NASCAR team orders for the betterment of the organization?
Most of the NASCAR race was dominated by Toyota teammates Martin Truex Jr and Erik Jones. Martin Truex Jr is currently locked into the playoff’s, of course.
Meanwhile, his teammate, rookie driver Erik Jones sits 16th in the driver standings. He’s yet to pick up a win. But, he was riding 2nd toward the end of the race yesterday. An opportunity was there for Truex to hand a win off to his teammate, free of charge.
A win is a win for Furniture Row Racing. At the same time, it’s a huge bonus for the organization to have two cars locked into the chase. But handing off a win and purposely running 2nd? That’s not NASCAR racing.
Bob Pockrass, ESPN, had a question for Martin Truex Jr. He opened with, “It didn’t really look like you cared that Erik Jones needed a win for the playoff’s.”
Martin Truex Jr jumps in, “What is that suppose to mean?”
Bob couldn’t get out the question in it’s entirety. Essentially, it was going to be, ‘Would you let your teammate win for the sake of the betterment of the NASCAR team?’
Martin Truex Jr cut him off as soon as he picked up on where it was going. A quick, “No.”
He further explained, “We don’t have team orders. Nobody let’s each other win. I mean, he’s gunna win some races. His turn will come.”
Bob tried to rephrase. Truex jumps on the question again, “No. No. No.”
Truex didn’t get it. Stating, “That’s not how we race Bob. Nobody out there races that way. Nobody’s gunna give a Cup win up, they’re too hard to get.”
Pockrass finally got one question in regarding playoff points. Does that matter? Is that why he wouldn’t think about giving a win up? Truex responds, “Absolutely.”
For strictly NASCAR fans this question might appear off base. For anyone that watches F1, this question isn’t that off base at all. In F1, teams aren’t paid by a single race result or driver standing.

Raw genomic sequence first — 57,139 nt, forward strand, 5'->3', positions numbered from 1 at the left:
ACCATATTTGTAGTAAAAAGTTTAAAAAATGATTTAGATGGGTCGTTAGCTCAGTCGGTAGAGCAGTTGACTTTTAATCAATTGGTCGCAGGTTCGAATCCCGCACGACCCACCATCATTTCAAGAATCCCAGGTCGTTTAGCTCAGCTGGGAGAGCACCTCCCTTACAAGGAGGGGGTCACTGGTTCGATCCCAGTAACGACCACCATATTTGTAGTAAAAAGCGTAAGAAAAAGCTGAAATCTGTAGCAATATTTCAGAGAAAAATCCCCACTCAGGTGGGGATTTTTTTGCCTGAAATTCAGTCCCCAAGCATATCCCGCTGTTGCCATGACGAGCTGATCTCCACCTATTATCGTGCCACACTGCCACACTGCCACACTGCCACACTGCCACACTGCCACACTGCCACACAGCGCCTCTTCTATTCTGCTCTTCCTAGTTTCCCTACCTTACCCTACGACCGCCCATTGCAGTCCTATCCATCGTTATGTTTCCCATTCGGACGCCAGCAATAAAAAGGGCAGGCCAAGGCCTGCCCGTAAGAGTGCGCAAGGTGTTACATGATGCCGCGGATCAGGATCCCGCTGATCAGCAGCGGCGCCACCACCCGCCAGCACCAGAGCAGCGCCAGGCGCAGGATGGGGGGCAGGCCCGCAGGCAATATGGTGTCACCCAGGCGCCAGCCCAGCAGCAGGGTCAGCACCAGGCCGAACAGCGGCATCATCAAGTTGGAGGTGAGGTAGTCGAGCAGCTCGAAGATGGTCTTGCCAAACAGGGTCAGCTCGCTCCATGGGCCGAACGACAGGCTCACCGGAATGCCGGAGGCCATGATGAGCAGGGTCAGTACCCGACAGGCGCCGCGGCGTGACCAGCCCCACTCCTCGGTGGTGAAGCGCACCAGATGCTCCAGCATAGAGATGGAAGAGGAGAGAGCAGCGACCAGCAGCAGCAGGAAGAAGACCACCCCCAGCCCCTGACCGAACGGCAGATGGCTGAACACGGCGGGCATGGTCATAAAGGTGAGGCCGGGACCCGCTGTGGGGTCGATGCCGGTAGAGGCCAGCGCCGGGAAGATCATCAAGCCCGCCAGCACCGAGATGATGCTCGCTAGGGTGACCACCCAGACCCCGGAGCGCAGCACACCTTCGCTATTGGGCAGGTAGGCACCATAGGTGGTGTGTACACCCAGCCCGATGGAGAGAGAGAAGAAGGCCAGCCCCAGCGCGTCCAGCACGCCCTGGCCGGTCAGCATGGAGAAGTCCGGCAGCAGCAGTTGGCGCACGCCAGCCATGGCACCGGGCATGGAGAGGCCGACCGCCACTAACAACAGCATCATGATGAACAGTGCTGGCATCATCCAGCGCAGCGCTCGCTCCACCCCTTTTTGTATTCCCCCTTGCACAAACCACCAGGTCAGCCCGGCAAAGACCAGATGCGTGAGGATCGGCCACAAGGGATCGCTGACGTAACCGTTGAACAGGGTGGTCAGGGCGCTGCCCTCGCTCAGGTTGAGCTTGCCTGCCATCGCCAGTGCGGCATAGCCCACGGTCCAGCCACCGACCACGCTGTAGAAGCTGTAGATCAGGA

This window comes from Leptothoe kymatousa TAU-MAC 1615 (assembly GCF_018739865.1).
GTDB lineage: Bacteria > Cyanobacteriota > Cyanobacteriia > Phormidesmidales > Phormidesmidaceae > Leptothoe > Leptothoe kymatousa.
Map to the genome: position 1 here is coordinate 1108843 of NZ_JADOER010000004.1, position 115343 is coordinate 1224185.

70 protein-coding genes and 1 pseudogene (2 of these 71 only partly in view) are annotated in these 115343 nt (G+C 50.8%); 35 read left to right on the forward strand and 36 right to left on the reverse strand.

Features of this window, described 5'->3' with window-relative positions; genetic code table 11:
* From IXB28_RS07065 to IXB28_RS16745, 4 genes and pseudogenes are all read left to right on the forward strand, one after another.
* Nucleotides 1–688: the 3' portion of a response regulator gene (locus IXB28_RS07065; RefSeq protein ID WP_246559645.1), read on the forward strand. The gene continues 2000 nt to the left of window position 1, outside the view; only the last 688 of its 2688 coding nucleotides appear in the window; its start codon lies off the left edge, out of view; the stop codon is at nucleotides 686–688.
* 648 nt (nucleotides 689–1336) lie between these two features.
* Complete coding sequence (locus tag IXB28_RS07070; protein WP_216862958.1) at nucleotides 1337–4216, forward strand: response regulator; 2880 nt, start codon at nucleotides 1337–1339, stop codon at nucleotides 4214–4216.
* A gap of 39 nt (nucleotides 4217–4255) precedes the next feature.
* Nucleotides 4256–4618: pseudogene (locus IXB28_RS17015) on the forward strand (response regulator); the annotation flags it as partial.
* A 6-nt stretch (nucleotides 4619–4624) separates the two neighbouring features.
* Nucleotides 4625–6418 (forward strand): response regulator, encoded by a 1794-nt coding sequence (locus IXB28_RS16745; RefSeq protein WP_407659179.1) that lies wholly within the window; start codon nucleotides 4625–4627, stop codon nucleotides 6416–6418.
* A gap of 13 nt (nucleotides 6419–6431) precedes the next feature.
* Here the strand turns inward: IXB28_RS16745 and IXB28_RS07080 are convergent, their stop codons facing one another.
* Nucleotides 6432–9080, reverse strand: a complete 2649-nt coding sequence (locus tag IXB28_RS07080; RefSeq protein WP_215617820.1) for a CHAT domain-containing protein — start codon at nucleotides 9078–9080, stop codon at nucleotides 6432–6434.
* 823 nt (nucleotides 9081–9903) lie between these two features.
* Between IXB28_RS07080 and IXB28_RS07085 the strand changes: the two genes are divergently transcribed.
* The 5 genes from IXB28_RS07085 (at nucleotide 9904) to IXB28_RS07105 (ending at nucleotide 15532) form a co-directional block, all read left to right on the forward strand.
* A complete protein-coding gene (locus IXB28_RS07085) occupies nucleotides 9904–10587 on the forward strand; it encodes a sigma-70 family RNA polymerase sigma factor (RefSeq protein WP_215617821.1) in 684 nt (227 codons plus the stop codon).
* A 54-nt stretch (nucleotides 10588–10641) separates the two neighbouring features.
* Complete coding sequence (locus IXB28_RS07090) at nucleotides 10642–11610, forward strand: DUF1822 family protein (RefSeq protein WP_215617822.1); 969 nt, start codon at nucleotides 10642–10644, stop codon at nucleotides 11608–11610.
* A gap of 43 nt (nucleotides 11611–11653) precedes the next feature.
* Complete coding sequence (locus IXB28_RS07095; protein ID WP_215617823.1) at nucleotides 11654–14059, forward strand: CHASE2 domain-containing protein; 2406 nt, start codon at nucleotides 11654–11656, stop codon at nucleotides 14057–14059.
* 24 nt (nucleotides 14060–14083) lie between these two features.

Instead, F1 teams are paid as a whole, for the constructor standings. The points earned by the collective of ALL team cars. Essentially, it’s owner standings that fund the teams in F1. That’s the only form of position that pays anything in the premier series of open wheel racing. Allowing the faster car by to chase down the opposing car ahead. Letting teammates by can possibly bring several millions to the team.
At the same time, F1 team orders are a threat to the core definition of the sport itself. Letting your teammate by? It presents a bad product to the fans. However, if you’re spending millions and need championship funds to stay afloat, I do understand it and accept it, under protest.
If Furniture Row Racing had 2 cars locked into the playoff’s that a substantial payment increase for the ‘entire’ team. Martin Truex Jr would likely receive more benefit from handing off the win to his teammate than winning the race himself. More funding for the team would make his cars better as well.
Truex has 4 wins in 2017. Perhaps, if he let his teammate win one, he’d earn his team an extra Million or two. Highly likely.
Martin Truex Jr Team Order Interview (Video)
No small team?
Furniture Row Racing used to the be the little team that could. Now, they are a NASCAR powerhouse that currently leads the driver standings.
Martin Truex Jr has been there since a time when they weren’t so competitive, “I think it’s really neat. This is my 4th year with Furniture Row Racing and I feel like we’ve come a long way from where we started.”
Furniture Row has an alliance with Joe Gibbs Racing as well as Toyota. Truex confirms, “We’ve made good decisions on partnerships. We’ve been fortunate to get in some good situations.”
“We’re a small team. But we’re by no means underfunded or an underdog because of the alliance we have and the relationship we have with Toyota.”
“It’s neat for our guys to be in Denver. Kinda do things different. Especially Barney [Visser] our owner. People 10 years ago told him that, ‘It couldn’t be done’ you know? Out of Denver”
The NASCAR point leader concludes, “So I think that’s a sense of pride. The last couple of years, we’ve shown that we belong and that we’re not going anywhere. We don’t act like it’s such a big deal anymore.”